A Glass Face in the Rain
Five years earlier than the publication of A Glass Face in the Rain, a collected edition of William Stafford’s poems appeared. That publication, in 1977, did not mark for Stafford, as collected editions have for some poets, the end of his writing career. Steadily, in the intervening years, Stafford has continued to publish poems in a host of periodicals, including American Poetry Review, Cimarron Review, Harvard Magazine, Iowa Review, The New Yorker, Poetry, Spectrum, The Virginia Quarterly Review, and Wallace Stevens Journal. The range of readership of the sixty-two periodicals in which the poems have appeared is impressive. The range of periodicals also illustrates how solidly Stafford has established himself in the realm of American poetry, surviving through several decades when the future of poetry was in doubt, especially the 1950’s, when the poetic situation in America was torn by widely disparate points of view with the practice of the Beat Generation on the one hand and the academic poets on the other. Stafford’s poetry, which critics have suggested has caught the best of both sides, continues to demonstrate the poet’s vigor, although he is well along in life and in his career.
William Stafford is a poet who celebrates life, who finds in life veritable wonder, joyous at times, awestruck at times, and always curious. Although he is a quietly friendly man himself, his poetry, including the poems collected for the first time in this volume, shows him to be something of a loner, a person who is not afraid of solitude, who is not afraid of facing himself as his only companion. He comes through to his readers as a man who, at least figuratively, can and does stride through life vigorously and independently, but well aware of other people and their independence. In the dedication of A Glass Face in the Rain, the poet remarks of the people who travel on parallel ways, known to one another only by smoke signals, and he says that his present volume is intended especially for those people. The poet looks to them because they have accepted their lives and the world about them. We must, suggests Stafford, each go through the world leaving unmistakable, yet unobtrusive smoke signals for one another, recognizing one another’s existence without placing obligation on one another, sharing independence and respecting one another.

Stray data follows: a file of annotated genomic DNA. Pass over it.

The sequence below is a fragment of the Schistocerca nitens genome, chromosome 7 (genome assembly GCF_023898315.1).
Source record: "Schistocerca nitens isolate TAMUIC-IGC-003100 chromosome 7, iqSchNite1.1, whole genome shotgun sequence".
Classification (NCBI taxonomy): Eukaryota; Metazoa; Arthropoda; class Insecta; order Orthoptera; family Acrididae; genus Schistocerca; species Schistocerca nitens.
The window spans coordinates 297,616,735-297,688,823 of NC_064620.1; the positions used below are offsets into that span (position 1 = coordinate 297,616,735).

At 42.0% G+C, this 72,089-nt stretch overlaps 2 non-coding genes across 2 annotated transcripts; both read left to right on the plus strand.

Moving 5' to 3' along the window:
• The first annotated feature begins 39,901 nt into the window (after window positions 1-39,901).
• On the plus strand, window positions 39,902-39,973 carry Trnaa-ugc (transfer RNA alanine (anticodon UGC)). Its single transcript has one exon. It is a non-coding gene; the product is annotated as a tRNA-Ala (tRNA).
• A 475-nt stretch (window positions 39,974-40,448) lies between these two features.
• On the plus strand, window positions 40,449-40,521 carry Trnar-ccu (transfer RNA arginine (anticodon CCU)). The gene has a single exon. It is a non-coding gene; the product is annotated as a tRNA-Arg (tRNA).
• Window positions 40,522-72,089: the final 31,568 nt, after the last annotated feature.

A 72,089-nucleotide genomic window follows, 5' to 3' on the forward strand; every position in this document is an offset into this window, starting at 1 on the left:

Little incidents in life are important; that is one of the messages Stafford’s poetry frequently suggests, even insists, to the reader. For example, in the first poem of the collection, “How It Began,” he portrays carefully, vividly, in ten lines of controlled verse, the taking into his care and to a friend’s home of a litter of black, white, and gray puppies, blind and hungry, after their mother had died. He rejoices in the living quality of the puppies and passes that enthusiasm for life on to the reader. Part 1 of the volume is entitled “A Touch on Your Sleeve” and includes an individual poem by that title. This poem also illustrates the poet’s use of the small but important experience. In the poem, a dandelion puff, carried by the air from afar, brushes a sleeve as it descends to earth, falling like snow and suggesting, writes Stafford, that life has become important again just through that tiny happening.
In part 2 of the volume, entitled “Things That Come,” Stafford has included poems that reflect the hardness of life, the cruelty that can occur in the human experience. One such poem, “Murder Bridge,” seems to reflect an incident that happened in the poet’s home state of Oregon...
(The entire section is 1472 words.)